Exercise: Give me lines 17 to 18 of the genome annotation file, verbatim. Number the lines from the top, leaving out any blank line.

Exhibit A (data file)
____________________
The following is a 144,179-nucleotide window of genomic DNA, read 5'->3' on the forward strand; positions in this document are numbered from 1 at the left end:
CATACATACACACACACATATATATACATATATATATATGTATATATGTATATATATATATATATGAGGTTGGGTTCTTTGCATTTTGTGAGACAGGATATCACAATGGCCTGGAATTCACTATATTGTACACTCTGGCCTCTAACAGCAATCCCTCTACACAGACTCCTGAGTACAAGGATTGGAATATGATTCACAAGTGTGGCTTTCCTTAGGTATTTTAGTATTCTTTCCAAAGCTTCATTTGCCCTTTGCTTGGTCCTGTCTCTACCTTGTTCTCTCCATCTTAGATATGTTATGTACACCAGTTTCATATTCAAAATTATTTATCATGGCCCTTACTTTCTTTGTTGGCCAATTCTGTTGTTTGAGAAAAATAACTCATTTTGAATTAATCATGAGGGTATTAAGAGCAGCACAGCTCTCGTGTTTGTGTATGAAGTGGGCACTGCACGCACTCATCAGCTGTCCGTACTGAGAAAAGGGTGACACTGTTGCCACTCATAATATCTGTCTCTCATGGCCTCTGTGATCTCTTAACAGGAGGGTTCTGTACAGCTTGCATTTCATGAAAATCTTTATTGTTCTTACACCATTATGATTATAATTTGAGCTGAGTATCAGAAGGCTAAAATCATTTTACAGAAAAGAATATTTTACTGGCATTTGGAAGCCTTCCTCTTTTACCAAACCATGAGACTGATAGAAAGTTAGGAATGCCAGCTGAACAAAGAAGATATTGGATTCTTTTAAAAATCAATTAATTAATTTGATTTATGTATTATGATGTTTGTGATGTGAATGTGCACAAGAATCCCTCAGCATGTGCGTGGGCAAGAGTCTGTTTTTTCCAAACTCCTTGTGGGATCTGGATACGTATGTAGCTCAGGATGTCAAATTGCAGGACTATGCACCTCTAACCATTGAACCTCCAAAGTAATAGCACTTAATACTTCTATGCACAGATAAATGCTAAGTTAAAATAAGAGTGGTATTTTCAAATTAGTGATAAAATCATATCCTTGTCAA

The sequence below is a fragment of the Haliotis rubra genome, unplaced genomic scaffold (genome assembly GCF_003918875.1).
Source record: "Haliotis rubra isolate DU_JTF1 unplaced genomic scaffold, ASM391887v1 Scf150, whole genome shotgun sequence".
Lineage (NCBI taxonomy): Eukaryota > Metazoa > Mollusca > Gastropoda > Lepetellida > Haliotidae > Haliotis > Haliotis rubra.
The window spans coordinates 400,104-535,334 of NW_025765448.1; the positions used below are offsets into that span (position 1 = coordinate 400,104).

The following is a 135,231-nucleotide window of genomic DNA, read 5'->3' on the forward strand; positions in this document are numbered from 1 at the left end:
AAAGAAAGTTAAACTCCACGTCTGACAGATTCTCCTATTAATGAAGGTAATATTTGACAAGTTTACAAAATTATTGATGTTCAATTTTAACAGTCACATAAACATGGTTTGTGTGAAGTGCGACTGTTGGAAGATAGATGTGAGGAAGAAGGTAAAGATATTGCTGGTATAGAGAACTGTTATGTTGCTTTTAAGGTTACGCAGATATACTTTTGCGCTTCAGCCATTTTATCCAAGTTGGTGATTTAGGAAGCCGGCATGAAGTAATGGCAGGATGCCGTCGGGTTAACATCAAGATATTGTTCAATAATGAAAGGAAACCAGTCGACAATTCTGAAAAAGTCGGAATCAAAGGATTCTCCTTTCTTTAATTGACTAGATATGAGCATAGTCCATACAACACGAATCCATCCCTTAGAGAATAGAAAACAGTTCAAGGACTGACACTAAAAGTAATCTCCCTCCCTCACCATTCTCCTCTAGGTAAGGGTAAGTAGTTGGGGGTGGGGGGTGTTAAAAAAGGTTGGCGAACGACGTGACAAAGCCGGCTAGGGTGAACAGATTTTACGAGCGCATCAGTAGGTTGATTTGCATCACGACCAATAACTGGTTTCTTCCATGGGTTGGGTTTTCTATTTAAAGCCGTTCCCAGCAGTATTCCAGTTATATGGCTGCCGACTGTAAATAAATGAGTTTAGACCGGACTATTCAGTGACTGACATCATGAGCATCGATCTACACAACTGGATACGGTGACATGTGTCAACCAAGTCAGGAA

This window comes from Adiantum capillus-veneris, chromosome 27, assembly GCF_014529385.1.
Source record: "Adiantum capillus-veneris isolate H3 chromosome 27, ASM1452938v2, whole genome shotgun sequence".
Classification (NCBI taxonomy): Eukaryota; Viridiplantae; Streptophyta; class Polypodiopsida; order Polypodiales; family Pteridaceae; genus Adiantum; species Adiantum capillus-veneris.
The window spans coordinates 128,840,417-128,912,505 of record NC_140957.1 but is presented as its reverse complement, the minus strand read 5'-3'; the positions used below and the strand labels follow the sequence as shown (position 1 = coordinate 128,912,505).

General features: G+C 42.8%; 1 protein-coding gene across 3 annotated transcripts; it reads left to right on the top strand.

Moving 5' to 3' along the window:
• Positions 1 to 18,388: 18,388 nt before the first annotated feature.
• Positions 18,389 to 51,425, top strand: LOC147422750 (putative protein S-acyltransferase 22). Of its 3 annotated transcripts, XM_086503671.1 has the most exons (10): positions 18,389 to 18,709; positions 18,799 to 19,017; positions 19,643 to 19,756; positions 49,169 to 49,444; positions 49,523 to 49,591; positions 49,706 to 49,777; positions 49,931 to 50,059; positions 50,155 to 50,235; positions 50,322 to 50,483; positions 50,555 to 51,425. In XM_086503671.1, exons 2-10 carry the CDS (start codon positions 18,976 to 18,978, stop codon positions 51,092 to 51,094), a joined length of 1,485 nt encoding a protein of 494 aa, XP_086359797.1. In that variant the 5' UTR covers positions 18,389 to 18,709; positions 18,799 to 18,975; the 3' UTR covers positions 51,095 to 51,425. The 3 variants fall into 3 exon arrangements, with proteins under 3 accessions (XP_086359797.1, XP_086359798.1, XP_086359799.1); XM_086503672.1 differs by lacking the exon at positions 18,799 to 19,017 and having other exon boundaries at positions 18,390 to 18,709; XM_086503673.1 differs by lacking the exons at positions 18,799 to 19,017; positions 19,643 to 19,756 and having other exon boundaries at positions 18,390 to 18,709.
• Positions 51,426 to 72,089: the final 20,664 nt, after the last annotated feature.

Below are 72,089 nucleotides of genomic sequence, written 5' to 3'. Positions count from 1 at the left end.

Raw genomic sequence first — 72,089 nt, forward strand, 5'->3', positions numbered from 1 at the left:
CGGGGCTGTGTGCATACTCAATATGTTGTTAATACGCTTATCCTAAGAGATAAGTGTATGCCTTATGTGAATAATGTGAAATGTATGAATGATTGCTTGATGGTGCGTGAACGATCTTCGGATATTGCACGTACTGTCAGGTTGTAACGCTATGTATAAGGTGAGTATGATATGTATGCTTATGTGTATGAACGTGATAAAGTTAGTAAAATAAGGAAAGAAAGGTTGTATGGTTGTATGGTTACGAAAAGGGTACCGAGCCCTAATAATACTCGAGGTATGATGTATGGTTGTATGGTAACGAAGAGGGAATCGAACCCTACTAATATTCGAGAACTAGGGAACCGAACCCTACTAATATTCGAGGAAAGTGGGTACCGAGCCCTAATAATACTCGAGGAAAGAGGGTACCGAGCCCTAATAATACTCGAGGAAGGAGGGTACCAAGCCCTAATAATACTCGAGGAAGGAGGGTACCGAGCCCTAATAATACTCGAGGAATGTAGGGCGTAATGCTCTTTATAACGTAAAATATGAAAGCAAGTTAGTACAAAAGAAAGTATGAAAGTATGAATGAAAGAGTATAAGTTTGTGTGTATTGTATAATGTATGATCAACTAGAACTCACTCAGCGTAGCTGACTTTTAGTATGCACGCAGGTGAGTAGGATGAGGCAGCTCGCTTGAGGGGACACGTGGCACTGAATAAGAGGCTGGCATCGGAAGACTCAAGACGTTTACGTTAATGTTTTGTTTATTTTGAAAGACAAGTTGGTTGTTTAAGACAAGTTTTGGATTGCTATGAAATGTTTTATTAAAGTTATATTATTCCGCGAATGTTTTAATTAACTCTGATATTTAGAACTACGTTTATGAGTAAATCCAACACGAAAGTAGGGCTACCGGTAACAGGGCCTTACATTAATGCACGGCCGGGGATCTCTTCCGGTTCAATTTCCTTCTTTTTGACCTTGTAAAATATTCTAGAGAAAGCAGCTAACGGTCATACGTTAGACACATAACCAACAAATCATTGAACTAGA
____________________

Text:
• Positions 51,426 to 72,089: the final 20,664 nt, after the last annotated feature.

Below are 72,089 nucleotides of genomic sequence, written 5' to 3'. Positions count from 1 at the left end.